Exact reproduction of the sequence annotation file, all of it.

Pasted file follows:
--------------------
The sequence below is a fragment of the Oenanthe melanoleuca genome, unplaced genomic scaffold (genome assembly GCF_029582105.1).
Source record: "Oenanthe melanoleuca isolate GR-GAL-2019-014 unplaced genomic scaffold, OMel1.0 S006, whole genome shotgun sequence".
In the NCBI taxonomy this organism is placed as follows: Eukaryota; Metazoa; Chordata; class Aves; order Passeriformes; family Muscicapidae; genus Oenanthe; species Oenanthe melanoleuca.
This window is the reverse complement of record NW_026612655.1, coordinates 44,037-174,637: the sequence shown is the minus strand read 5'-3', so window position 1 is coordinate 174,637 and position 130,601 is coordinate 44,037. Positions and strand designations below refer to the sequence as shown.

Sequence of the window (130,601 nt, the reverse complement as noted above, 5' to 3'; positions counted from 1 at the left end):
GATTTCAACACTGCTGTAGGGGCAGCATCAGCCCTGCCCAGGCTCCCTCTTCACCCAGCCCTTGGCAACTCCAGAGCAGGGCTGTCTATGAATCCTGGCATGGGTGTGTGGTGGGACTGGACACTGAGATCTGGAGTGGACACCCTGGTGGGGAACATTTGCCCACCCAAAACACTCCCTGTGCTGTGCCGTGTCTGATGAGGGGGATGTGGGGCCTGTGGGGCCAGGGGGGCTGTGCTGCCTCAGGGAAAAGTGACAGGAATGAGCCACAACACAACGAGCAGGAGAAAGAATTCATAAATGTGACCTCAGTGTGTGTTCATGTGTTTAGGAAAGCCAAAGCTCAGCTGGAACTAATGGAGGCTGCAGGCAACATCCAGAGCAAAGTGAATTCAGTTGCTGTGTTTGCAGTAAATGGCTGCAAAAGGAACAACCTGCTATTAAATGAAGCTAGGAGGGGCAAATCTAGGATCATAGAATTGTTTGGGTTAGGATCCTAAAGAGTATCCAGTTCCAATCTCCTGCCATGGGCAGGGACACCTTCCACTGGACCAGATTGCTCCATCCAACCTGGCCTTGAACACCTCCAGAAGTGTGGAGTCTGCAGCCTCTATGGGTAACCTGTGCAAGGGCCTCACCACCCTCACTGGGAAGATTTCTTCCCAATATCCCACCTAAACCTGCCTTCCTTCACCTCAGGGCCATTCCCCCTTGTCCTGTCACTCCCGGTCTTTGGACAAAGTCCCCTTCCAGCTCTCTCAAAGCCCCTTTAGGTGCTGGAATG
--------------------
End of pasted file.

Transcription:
The sequence below is a fragment of the Oenanthe melanoleuca genome, unplaced genomic scaffold (genome assembly GCF_029582105.1).
Source record: "Oenanthe melanoleuca isolate GR-GAL-2019-014 unplaced genomic scaffold, OMel1.0 S006, whole genome shotgun sequence".
In the NCBI taxonomy this organism is placed as follows: Eukaryota; Metazoa; Chordata; class Aves; order Passeriformes; family Muscicapidae; genus Oenanthe; species Oenanthe melanoleuca.
This window is the reverse complement of record NW_026612655.1, coordinates 44,037-174,637: the sequence shown is the minus strand read 5'-3', so window position 1 is coordinate 174,637 and position 130,601 is coordinate 44,037. Positions and strand designations below refer to the sequence as shown.

Sequence of the window (130,601 nt, the reverse complement as noted above, 5' to 3'; positions counted from 1 at the left end):
GATTTCAACACTGCTGTAGGGGCAGCATCAGCCCTGCCCAGGCTCCCTCTTCACCCAGCCCTTGGCAACTCCAGAGCAGGGCTGTCTATGAATCCTGGCATGGGTGTGTGGTGGGACTGGACACTGAGATCTGGAGTGGACACCCTGGTGGGGAACATTTGCCCACCCAAAACACTCCCTGTGCTGTGCCGTGTCTGATGAGGGGGATGTGGGGCCTGTGGGGCCAGGGGGGCTGTGCTGCCTCAGGGAAAAGTGACAGGAATGAGCCACAACACAACGAGCAGGAGAAAGAATTCATAAATGTGACCTCAGTGTGTGTTCATGTGTTTAGGAAAGCCAAAGCTCAGCTGGAACTAATGGAGGCTGCAGGCAACATCCAGAGCAAAGTGAATTCAGTTGCTGTGTTTGCAGTAAATGGCTGCAAAAGGAACAACCTGCTATTAAATGAAGCTAGGAGGGGCAAATCTAGGATCATAGAATTGTTTGGGTTAGGATCCTAAAGAGTATCCAGTTCCAATCTCCTGCCATGGGCAGGGACACCTTCCACTGGACCAGATTGCTCCATCCAACCTGGCCTTGAACACCTCCAGAAGTGTGGAGTCTGCAGCCTCTATGGGTAACCTGTGCAAGGGCCTCACCACCCTCACTGGGAAGATTTCTTCCCAATATCCCACCTAAACCTGCCTTCCTTCACCTCAGGGCCATTCCCCCTTGTCCTGTCACTCCCGGTCTTTGGACAAAGTCCCCTTCCAGCTCTCTCAAAGCCCCTTTAGGTGCTGGAATG